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Autoclaving isn't Always the Only Option

Do you have trouble with corroded carbide burs? Do you have instruments that lose their edge far too quickly? You might consider a dry heat sterilizer.

The autoclave is a versatile and fast sterilizer that fits the needs of most dental offices very well, but a dry heat sterilizer can be a nice complement to your sterilization practices.

Dry heat sterilizers operate at much higher temperatures (typically 350°-375°F, so about 100°F above a typical autoclave cycle) which makes them poorly suited to some items. Dry heat sterilizers also have longer cycle times (30-60 min), so they won’t have the rapid turn-around of most autoclaves. Nonetheless, the lack of water makes them simple and easy to use. A basic dry heat sterilizer is also very inexpensive, typically $500-$700. Dry heat will not corrode instruments nor damage sharp edges as steam can. These features can make dry heat ideal for things like burs or hand instruments.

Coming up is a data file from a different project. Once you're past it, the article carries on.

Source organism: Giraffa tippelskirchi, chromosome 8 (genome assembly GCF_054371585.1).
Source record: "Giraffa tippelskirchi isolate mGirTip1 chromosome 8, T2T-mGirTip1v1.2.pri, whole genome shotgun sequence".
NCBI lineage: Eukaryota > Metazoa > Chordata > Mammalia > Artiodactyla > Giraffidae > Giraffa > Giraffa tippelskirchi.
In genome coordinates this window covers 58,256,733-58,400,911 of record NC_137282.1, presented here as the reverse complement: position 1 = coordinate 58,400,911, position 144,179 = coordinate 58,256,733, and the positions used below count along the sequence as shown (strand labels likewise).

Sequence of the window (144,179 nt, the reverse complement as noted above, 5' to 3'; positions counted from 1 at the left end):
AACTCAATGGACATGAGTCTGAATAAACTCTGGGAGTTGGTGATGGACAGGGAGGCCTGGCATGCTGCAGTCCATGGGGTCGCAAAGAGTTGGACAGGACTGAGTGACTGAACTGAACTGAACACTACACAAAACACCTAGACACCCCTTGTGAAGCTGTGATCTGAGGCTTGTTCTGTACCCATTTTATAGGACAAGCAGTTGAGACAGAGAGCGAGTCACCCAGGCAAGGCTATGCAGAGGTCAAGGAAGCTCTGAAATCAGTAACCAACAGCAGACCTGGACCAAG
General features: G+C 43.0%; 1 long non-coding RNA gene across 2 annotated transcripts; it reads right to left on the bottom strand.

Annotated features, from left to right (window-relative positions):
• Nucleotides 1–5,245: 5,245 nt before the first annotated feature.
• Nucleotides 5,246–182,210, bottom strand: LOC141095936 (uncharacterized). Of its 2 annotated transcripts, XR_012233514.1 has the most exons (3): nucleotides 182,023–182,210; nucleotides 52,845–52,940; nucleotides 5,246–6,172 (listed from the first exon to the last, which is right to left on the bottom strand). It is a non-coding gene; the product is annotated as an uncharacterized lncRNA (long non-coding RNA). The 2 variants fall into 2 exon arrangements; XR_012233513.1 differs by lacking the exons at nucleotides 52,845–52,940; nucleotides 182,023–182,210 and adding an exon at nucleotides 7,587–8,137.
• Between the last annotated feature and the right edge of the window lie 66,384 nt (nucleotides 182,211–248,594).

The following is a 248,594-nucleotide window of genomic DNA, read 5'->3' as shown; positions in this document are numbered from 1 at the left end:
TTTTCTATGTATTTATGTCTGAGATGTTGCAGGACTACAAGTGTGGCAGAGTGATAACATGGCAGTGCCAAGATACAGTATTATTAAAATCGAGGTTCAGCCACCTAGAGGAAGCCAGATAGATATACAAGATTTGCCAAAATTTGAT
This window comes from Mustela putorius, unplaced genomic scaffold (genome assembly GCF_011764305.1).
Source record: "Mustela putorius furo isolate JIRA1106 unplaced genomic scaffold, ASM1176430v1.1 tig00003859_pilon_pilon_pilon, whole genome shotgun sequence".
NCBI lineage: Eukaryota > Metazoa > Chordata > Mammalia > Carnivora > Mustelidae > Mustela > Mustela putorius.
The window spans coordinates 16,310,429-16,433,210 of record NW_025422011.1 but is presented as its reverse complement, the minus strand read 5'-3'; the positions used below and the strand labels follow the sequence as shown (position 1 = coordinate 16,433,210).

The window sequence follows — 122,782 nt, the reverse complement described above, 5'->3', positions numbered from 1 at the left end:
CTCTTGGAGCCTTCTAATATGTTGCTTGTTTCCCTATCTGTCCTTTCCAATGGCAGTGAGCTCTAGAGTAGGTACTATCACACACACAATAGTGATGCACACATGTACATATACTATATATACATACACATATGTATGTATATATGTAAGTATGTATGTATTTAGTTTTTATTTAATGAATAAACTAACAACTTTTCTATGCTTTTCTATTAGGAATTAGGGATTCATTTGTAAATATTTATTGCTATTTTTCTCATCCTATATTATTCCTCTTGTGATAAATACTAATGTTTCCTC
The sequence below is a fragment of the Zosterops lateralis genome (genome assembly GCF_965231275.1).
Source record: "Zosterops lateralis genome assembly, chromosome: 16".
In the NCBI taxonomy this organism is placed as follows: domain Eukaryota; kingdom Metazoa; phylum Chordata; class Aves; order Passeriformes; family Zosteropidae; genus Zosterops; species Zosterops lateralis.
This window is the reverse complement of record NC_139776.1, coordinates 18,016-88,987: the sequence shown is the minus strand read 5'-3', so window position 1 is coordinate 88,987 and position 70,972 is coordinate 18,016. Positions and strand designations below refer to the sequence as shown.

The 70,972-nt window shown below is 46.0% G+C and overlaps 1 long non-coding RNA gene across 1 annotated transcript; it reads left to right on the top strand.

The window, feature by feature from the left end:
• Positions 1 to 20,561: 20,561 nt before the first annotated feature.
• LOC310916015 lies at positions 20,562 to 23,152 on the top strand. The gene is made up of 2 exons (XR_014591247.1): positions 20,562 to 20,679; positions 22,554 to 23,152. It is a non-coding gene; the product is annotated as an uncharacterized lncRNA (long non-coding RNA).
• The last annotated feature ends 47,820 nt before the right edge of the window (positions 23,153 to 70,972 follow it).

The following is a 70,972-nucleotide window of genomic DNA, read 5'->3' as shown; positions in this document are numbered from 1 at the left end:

There are newer dry heat sterilizers with shorter cycle times (as short as 10 min) and with no drying cycle, they can really save time over the more traditional table-top autoclave. The price of these is similar to most autoclaves, however, so they aren't necessarily an economical alternative. All the other benefits of dry heat remain, however.

As dry heat sterilizers have no steam, that means they do not need to contain any pressure so they have larger rectangular chambers so they will hold more instruments per cycle. The footprint is equivalent to most table-top autoclaves, so they are easy to fit into your sterilization area.

If you or your staff don't have a back-up sterilizer, if you struggle with rusted instruments, or if you just want an economical alternative, dry heat can be a nice adjunct to your sterilization protocols.

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